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Lockdown 15 – Family Hike

About this time last year, we did our annual family hike. This time it was starting and finishing at Elterwater. .

It took three days.
Day 1: Elterwater to Hawkeshead
Day 2: Hawkeshead to Coniston
Day 3: Coniston to Elterwater

I love a family hike. With the kids there’s always a bit of complaining to begin with, but once I get into it I’m okay. There’s only one mountain top on this walk, Holme Fell, which is the second smallest Wainwright and the rest of it is little ups and downs. Easy peasy. That’s how I presented it to the kids anyway, but they know I lie about these things.

Day 1: Elterwater to Hawkeshead

The first bit, along Elterwater, is flat, woody and there were tiny ducklings. Thank you tiny ducklings for being so cute and swimming in an adorable line. ‘Aaaawwww,’ everyone said, this was a good start.

We stopped at Chester’s by the River for soup and got a great seat overlooking the Brathay and, guess what, there was Leek and Potato, everyone’s favourite. Could this get any better?

Two minutes out of Chester’s it started raining.

I’m Cumbrian, so I know rain and this was the big fat wet stuff. And it rained like that for the rest of the day.

I am the regular hiker of the family, the rest of the family comes with me occasionally, maybe once a month in the summer, never in the winter. Because of this, I have better outdoor gear than them. My Montane jacket was coping well, after an hour their clothing had succumbed and they were soaked.

They let me know this fact every 3 and a half minutes. So to make things equal, somewhere near Tarn Hows I jumped into a river. This was a drastic solution, but after that we all complained every 3 and half minutes until we reached Hawkeshead.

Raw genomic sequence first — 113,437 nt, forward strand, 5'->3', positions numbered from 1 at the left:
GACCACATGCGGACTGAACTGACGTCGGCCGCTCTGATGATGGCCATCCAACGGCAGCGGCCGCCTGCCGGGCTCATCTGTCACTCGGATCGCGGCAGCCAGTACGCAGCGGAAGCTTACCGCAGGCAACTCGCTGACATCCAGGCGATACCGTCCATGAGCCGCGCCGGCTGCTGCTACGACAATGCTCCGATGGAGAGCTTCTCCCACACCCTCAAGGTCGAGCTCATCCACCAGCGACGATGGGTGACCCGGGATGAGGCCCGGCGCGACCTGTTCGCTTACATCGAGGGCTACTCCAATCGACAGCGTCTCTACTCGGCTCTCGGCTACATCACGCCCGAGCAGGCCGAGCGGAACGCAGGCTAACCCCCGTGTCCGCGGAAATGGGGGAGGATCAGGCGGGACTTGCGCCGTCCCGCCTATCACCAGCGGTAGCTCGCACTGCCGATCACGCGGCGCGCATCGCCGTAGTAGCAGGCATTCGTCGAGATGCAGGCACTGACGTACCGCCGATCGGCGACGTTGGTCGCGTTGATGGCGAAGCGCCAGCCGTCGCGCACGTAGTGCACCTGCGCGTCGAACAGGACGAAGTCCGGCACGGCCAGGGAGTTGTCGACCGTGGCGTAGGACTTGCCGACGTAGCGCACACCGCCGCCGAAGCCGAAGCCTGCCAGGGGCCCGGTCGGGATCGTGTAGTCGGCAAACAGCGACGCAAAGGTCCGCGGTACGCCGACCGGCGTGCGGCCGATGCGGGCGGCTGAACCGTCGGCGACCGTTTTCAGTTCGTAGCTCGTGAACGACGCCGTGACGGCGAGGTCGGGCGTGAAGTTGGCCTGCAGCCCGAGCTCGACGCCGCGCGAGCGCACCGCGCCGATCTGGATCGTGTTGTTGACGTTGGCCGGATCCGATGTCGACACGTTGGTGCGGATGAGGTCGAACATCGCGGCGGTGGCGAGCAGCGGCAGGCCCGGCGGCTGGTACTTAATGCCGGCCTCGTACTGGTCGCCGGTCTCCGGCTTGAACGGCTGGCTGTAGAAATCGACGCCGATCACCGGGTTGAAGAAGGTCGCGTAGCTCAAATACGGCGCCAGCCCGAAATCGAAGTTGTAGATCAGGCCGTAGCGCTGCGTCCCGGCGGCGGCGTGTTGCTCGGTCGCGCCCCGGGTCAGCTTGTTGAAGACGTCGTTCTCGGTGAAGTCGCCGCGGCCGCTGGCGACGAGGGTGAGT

We stayed at the King’s Arms. I’m not going to say where we ate because when we got back my daughter puked into a bin and then she was perfectly fine. So I don’t know what happened there. Sleeping next to a bin full of puke was fun and something I haven’t done in a while.

Day 2: Hawkeshead to Coniston

The main point of this day was to get to Go Ape in Grizedale Forest. The fact we got lost in the forest, I say we, but as was rightly pointed out to me, it was me who got us lost.

‘You don’t know where you’re going do you?’
‘Of course I do, just through this thicket then we can hack through the gorse bushes.’

We got there, so what if it was an hour late and we missed our slot and had to wait another hour…

As usual with Go Ape I learned a few new skills that I could use in real life.

Everyone loved it. Unnecessary detail alert: I can’t seem to dismount from the zip wires without getting woodchip in my undies.

That night we stayed at the Black Bull in Coniston and I drank several pints of Bluebird and slept like a baby (I woke up crying every two hours).

Day 3: Coniston to Elterwater

Today we climbed a mountain. It’s a tiny mountain but it has great trees and cute tarn, some steep bits and a rough top with great views of Coniston and the Old Man. Wainwright said it was one of the most attractive of Lakeland Fells.

My daughter was getting a bit sick of me saying things like ‘There’s some great views just around here’ or ‘Doesn’t that make it all worthwhile.’

‘No, it doesn’t Dad. It dosen’t make it worthwhile and I don’t care about the stupid views.’

It was the third day, things were getting tense. There was only one thing for it. On the way down, we jumped into the little reservoir/tarn that feeds Hodge Close Quarry. It’s a gorgeous place surrounded by trees and there’s never anyone there. Loved it.

The goal after that was the Britannia Inn in Elterwater to have a beer, a half a lager and lime, a cider and a diet coke, with four packets of crisps.

Mission accomplished.

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